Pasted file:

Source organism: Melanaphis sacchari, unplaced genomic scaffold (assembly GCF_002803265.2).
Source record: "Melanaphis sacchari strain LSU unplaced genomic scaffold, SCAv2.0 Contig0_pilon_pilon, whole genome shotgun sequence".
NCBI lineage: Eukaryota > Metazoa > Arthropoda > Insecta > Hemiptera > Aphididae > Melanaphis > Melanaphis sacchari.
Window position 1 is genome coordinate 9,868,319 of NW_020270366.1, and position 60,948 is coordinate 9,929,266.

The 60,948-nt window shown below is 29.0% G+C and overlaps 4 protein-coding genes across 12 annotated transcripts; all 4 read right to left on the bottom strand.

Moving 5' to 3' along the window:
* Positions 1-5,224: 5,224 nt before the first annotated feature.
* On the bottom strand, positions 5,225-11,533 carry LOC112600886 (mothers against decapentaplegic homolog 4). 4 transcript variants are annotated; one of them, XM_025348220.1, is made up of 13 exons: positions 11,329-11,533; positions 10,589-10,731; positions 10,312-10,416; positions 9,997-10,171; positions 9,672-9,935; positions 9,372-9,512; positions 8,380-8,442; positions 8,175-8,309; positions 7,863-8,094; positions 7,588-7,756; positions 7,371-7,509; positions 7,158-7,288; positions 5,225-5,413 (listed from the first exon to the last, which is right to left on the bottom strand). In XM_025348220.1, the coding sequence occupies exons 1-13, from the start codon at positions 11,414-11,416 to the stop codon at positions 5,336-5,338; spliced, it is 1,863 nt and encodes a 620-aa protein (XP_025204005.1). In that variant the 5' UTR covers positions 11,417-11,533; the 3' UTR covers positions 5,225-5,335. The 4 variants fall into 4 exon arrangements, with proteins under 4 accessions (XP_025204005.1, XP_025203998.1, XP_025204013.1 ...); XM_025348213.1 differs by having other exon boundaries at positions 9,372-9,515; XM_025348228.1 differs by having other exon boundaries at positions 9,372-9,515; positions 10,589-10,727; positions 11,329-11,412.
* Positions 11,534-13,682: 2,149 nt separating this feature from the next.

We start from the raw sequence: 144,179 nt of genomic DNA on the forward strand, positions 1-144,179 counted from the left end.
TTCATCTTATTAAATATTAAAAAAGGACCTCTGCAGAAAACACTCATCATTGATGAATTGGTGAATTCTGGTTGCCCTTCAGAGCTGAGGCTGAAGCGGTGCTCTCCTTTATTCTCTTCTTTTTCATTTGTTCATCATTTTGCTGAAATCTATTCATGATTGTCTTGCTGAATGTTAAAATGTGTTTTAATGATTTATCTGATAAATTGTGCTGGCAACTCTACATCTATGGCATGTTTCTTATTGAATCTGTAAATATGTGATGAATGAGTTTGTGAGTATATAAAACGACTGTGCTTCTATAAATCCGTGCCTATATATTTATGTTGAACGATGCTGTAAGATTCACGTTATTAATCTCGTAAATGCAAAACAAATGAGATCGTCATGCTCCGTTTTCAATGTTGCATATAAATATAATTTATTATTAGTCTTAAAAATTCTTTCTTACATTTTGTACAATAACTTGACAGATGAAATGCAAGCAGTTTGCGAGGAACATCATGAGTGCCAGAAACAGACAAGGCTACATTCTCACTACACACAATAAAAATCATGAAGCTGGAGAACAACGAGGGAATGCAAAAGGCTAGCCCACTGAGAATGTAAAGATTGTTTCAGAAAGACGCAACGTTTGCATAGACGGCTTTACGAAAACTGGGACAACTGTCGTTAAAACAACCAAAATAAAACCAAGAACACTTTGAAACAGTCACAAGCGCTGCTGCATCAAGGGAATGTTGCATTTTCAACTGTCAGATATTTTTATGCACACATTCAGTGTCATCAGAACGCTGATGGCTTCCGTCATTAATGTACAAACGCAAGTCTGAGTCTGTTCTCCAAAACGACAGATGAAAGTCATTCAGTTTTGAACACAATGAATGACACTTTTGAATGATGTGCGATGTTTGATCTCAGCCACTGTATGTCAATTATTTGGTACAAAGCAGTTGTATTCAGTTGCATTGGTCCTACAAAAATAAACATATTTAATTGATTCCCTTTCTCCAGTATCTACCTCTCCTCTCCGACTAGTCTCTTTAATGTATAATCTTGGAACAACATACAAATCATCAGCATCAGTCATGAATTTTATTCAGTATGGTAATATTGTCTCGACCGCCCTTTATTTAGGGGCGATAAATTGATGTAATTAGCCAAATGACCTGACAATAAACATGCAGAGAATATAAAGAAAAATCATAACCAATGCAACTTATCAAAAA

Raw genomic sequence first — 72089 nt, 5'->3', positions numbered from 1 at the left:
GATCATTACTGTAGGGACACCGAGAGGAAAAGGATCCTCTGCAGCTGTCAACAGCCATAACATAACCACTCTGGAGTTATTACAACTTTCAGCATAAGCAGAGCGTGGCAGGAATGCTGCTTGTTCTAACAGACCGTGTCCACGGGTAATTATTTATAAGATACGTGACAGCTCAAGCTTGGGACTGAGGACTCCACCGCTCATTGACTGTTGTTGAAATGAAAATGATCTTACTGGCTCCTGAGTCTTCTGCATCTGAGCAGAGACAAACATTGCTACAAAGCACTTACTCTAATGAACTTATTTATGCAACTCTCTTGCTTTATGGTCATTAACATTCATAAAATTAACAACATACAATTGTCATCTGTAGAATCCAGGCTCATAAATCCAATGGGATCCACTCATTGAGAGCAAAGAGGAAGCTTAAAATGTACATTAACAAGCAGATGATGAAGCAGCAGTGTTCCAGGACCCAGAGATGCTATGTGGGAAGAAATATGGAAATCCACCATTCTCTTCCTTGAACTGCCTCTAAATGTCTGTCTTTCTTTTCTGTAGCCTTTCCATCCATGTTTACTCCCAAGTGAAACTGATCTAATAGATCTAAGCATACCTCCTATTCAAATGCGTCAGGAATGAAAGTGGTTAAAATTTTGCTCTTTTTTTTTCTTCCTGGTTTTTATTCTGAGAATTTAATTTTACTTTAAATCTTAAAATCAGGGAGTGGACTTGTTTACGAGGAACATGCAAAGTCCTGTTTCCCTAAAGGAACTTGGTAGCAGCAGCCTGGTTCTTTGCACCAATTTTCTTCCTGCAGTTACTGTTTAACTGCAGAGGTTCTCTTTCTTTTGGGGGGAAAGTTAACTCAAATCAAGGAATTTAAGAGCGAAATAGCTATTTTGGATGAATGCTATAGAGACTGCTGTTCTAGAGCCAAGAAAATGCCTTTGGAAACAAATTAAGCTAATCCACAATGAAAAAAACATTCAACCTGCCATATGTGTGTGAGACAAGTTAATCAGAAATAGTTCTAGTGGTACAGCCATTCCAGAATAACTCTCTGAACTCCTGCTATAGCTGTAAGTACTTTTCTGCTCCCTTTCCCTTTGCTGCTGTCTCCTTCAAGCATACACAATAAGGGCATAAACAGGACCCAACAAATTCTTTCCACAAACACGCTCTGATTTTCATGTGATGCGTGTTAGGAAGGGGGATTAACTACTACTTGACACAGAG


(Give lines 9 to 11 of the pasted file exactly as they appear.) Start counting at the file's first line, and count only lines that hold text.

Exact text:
* Positions 11,534-13,682: 2,149 nt separating this feature from the next.

We start from the raw sequence: 144,179 nt of genomic DNA on the forward strand, positions 1-144,179 counted from the left end.
TTCATCTTATTAAATATTAAAAAAGGACCTCTGCAGAAAACACTCATCATTGATGAATTGGTGAATTCTGGTTGCCCTTCAGAGCTGAGGCTGAAGCGGTGCTCTCCTTTATTCTCTTCTTTTTCATTTGTTCATCATTTTGCTGAAATCTATTCATGATTGTCTTGCTGAATGTTAAAATGTGTTTTAATGATTTATCTGATAAATTGTGCTGGCAACTCTACATCTATGGCATGTTTCTTATTGAATCTGTAAATATGTGATGAATGAGTTTGTGAGTATATAAAACGACTGTGCTTCTATAAATCCGTGCCTATATATTTATGTTGAACGATGCTGTAAGATTCACGTTATTAATCTCGTAAATGCAAAACAAATGAGATCGTCATGCTCCGTTTTCAATGTTGCATATAAATATAATTTATTATTAGTCTTAAAAATTCTTTCTTACATTTTGTACAATAACTTGACAGATGAAATGCAAGCAGTTTGCGAGGAACATCATGAGTGCCAGAAACAGACAAGGCTACATTCTCACTACACACAATAAAAATCATGAAGCTGGAGAACAACGAGGGAATGCAAAAGGCTAGCCCACTGAGAATGTAAAGATTGTTTCAGAAAGACGCAACGTTTGCATAGACGGCTTTACGAAAACTGGGACAACTGTCGTTAAAACAACCAAAATAAAACCAAGAACACTTTGAAACAGTCACAAGCGCTGCTGCATCAAGGGAATGTTGCATTTTCAACTGTCAGATATTTTTATGCACACATTCAGTGTCATCAGAACGCTGATGGCTTCCGTCATTAATGTACAAACGCAAGTCTGAGTCTGTTCTCCAAAACGACAGATGAAAGTCATTCAGTTTTGAACACAATGAATGACACTTTTGAATGATGTGCGATGTTTGATCTCAGCCACTGTATGTCAATTATTTGGTACAAAGCAGTTGTATTCAGTTGCATTGGTCCTACAAAAATAAACATATTTAATTGATTCCCTTTCTCCAGTATCTACCTCTCCTCTCCGACTAGTCTCTTTAATGTATAATCTTGGAACAACATACAAATCATCAGCATCAGTCATGAATTTTATTCAGTATGGTAATATTGTCTCGACCGCCCTTTATTTAGGGGCGATAAATTGATGTAATTAGCCAAATGACCTGACAATAAACATGCAGAGAATATAAAGAAAAATCATAACCAATGCAACTTATCAAAAA